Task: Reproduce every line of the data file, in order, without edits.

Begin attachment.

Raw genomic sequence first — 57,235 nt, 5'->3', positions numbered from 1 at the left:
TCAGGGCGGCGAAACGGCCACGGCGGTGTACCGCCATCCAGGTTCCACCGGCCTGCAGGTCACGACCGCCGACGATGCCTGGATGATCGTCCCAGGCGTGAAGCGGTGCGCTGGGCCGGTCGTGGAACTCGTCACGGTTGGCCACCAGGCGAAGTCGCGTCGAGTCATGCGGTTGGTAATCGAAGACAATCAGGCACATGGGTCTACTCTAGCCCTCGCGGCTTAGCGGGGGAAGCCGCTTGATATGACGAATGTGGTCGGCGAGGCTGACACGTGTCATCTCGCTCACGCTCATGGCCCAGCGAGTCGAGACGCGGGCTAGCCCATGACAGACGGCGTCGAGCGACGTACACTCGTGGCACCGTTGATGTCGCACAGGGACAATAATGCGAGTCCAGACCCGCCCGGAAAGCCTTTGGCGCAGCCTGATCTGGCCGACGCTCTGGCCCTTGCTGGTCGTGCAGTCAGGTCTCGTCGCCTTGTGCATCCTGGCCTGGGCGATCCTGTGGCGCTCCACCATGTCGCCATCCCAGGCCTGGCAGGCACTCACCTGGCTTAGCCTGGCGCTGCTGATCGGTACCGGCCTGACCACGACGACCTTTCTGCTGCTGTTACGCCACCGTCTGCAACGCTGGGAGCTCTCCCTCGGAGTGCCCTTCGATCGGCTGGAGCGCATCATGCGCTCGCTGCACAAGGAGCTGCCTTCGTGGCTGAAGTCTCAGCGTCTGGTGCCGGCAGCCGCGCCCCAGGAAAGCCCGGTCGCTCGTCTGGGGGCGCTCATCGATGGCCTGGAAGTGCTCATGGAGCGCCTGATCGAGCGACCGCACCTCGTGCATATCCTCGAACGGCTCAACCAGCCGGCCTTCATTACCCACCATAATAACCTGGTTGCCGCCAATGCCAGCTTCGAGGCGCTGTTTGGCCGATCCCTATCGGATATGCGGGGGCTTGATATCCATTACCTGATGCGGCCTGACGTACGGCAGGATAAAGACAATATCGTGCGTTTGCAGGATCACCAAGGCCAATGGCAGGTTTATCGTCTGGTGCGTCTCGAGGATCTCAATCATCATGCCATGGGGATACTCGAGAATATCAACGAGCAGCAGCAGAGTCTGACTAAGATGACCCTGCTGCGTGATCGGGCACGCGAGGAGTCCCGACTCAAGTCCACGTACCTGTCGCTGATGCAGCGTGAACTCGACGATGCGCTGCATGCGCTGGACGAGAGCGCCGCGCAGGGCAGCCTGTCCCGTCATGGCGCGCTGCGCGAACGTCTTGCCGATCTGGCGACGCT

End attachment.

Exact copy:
Raw genomic sequence first — 57,235 nt, 5'->3', positions numbered from 1 at the left:
TCAGGGCGGCGAAACGGCCACGGCGGTGTACCGCCATCCAGGTTCCACCGGCCTGCAGGTCACGACCGCCGACGATGCCTGGATGATCGTCCCAGGCGTGAAGCGGTGCGCTGGGCCGGTCGTGGAACTCGTCACGGTTGGCCACCAGGCGAAGTCGCGTCGAGTCATGCGGTTGGTAATCGAAGACAATCAGGCACATGGGTCTACTCTAGCCCTCGCGGCTTAGCGGGGGAAGCCGCTTGATATGACGAATGTGGTCGGCGAGGCTGACACGTGTCATCTCGCTCACGCTCATGGCCCAGCGAGTCGAGACGCGGGCTAGCCCATGACAGACGGCGTCGAGCGACGTACACTCGTGGCACCGTTGATGTCGCACAGGGACAATAATGCGAGTCCAGACCCGCCCGGAAAGCCTTTGGCGCAGCCTGATCTGGCCGACGCTCTGGCCCTTGCTGGTCGTGCAGTCAGGTCTCGTCGCCTTGTGCATCCTGGCCTGGGCGATCCTGTGGCGCTCCACCATGTCGCCATCCCAGGCCTGGCAGGCACTCACCTGGCTTAGCCTGGCGCTGCTGATCGGTACCGGCCTGACCACGACGACCTTTCTGCTGCTGTTACGCCACCGTCTGCAACGCTGGGAGCTCTCCCTCGGAGTGCCCTTCGATCGGCTGGAGCGCATCATGCGCTCGCTGCACAAGGAGCTGCCTTCGTGGCTGAAGTCTCAGCGTCTGGTGCCGGCAGCCGCGCCCCAGGAAAGCCCGGTCGCTCGTCTGGGGGCGCTCATCGATGGCCTGGAAGTGCTCATGGAGCGCCTGATCGAGCGACCGCACCTCGTGCATATCCTCGAACGGCTCAACCAGCCGGCCTTCATTACCCACCATAATAACCTGGTTGCCGCCAATGCCAGCTTCGAGGCGCTGTTTGGCCGATCCCTATCGGATATGCGGGGGCTTGATATCCATTACCTGATGCGGCCTGACGTACGGCAGGATAAAGACAATATCGTGCGTTTGCAGGATCACCAAGGCCAATGGCAGGTTTATCGTCTGGTGCGTCTCGAGGATCTCAATCATCATGCCATGGGGATACTCGAGAATATCAACGAGCAGCAGCAGAGTCTGACTAAGATGACCCTGCTGCGTGATCGGGCACGCGAGGAGTCCCGACTCAAGTCCACGTACCTGTCGCTGATGCAGCGTGAACTCGACGATGCGCTGCATGCGCTGGACGAGAGCGCCGCGCAGGGCAGCCTGTCCCGTCATGGCGCGCTGCGCGAACGTCTTGCCGATCTGGCGACGCT